Mon, Apr 26th 2010 2:13pm
If you were anywhere near a techy site on the internet last week, you probably noticed the sensational story of how a prototype of a forthcoming iPhone got left behind in a Silicon Valley bar, and eventually ended up in the hands (and on the pages) of gadget site Gizmodo. Given Apple's history of cracking down on new product leaks, it wasn't too surprising to see the company ask for the phone back, nor to hear rumors that police were looking into the matter. However, it was a little surprising to read today that California police have seized computers and other gear from one of Gizmodo's editors, breaking down his door in the process. The COO of Gizmodo parent Gawker Media alleges that the search was illegal, as the editor is protected under California's shield law, which protects journalists from revealing their sources. Gawker founder Nick Denton says the case should let us find out if "bloggers count as journalists", but that's not completely clear. The shield law exists to protect unnamed sources, not to let journalists commit crimes (such as receiving stolen property) and then cover them up under the guise of their work. So while the case may not settle if bloggers are seen as journalists in the eyes of the law, it should settle once and for all that age-old question of whether or not an iPhone prototype left in a bar by an Apple employee constitutes stolen property.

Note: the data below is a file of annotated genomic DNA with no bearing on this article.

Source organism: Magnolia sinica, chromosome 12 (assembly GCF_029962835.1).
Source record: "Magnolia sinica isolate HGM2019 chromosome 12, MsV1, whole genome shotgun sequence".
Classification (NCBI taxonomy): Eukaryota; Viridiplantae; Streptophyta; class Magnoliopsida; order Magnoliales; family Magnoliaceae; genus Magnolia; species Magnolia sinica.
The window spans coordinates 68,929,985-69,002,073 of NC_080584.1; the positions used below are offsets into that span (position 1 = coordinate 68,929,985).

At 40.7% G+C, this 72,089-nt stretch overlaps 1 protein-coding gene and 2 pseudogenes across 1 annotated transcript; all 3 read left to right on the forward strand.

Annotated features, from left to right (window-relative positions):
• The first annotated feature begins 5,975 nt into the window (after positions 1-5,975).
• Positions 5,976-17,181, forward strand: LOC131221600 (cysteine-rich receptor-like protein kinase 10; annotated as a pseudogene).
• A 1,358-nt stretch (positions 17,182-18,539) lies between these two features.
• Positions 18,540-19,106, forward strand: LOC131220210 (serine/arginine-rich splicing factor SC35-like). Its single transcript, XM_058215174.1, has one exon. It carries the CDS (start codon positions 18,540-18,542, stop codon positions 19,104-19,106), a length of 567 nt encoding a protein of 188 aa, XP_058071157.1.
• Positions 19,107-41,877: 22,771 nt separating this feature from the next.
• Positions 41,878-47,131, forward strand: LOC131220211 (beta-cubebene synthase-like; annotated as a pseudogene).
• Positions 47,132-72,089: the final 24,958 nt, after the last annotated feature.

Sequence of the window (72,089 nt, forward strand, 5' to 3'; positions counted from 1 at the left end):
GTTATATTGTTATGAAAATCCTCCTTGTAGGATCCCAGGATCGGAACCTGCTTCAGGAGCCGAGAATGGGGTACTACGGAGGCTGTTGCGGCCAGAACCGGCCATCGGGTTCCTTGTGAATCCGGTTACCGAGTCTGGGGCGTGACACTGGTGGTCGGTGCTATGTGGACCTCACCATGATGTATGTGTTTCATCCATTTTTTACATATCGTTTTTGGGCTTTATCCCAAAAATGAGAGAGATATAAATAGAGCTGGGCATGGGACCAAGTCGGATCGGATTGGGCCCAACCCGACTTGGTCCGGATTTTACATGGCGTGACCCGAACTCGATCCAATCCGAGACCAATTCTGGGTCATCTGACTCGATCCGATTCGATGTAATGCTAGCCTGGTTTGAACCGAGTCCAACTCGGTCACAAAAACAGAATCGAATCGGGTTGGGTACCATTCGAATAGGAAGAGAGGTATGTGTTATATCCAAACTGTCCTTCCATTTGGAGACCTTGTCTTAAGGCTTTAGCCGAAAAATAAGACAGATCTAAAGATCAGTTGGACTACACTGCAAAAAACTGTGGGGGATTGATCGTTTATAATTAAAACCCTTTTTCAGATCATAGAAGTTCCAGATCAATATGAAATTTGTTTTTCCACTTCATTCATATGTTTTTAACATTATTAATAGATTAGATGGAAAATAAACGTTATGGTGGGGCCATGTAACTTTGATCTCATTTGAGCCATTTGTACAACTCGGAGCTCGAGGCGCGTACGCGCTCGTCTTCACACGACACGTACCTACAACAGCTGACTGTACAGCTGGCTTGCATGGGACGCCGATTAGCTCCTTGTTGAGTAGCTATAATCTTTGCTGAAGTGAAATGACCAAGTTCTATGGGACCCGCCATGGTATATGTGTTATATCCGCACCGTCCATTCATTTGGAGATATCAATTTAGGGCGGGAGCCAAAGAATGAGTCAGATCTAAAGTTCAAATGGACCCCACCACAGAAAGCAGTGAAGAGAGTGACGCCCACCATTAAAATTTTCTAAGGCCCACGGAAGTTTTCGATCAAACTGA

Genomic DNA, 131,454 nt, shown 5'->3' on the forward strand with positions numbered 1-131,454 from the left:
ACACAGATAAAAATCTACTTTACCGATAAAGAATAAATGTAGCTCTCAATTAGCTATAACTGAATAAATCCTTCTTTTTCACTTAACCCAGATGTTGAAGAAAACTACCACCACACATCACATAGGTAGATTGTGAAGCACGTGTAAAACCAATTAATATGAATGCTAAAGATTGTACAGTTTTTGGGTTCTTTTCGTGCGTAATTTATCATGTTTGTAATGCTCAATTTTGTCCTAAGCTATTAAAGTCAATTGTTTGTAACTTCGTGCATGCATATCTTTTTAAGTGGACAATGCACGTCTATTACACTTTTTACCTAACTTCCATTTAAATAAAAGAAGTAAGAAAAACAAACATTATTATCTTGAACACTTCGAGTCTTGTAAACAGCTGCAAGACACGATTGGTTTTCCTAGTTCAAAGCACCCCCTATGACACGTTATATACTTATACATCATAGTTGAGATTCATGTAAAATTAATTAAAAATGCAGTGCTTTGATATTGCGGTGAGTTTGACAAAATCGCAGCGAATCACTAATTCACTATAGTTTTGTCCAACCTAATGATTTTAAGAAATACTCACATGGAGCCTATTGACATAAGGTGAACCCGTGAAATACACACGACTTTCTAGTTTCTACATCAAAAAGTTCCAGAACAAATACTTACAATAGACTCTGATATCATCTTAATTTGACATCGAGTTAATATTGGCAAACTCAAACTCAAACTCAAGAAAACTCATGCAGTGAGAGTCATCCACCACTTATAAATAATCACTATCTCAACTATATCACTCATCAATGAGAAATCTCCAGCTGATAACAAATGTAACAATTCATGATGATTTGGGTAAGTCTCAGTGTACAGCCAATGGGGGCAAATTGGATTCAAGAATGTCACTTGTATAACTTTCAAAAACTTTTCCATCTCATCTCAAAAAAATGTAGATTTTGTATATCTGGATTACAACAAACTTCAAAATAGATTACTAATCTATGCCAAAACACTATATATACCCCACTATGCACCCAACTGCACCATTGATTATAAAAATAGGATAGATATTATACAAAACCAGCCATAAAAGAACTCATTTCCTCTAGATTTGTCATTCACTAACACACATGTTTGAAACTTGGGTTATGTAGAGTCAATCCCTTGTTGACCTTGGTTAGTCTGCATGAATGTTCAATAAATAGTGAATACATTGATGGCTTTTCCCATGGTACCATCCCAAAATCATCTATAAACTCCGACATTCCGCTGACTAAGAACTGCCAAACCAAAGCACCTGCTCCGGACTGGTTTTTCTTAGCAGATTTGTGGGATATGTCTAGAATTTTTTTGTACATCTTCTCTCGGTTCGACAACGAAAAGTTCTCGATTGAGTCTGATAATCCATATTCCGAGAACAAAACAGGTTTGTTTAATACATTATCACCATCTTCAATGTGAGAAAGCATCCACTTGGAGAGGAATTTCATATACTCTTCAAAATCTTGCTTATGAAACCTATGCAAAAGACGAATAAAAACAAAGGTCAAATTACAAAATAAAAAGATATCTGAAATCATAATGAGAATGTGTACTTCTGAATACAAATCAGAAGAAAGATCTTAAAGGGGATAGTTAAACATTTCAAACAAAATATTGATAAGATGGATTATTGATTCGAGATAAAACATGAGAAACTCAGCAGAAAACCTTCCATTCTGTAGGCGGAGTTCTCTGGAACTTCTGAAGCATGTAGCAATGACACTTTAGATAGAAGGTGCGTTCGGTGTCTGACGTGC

If you liked this post, you may also be interested in...
- Did You Hear About How ISIS Has A Sophisticated Training Manual For Encryption? Yeah, It Was Actually A Pamphlet For Journalists And Activists
- Just About Everything About Twitter Suspending Deadspin And SBNation Accounts Is Ridiculous
- Feds Keep Magically Finding Documents They Insisted Didn't Previously Exist
- Freedom Of The Press Foundation Sues DOJ Over Its Secret Rules For Spying On Journalists
- Rep. Grayson Attempts To Build A Journalist Shield Law Out Of A One-Line Amendment, But Will It Do Any Good?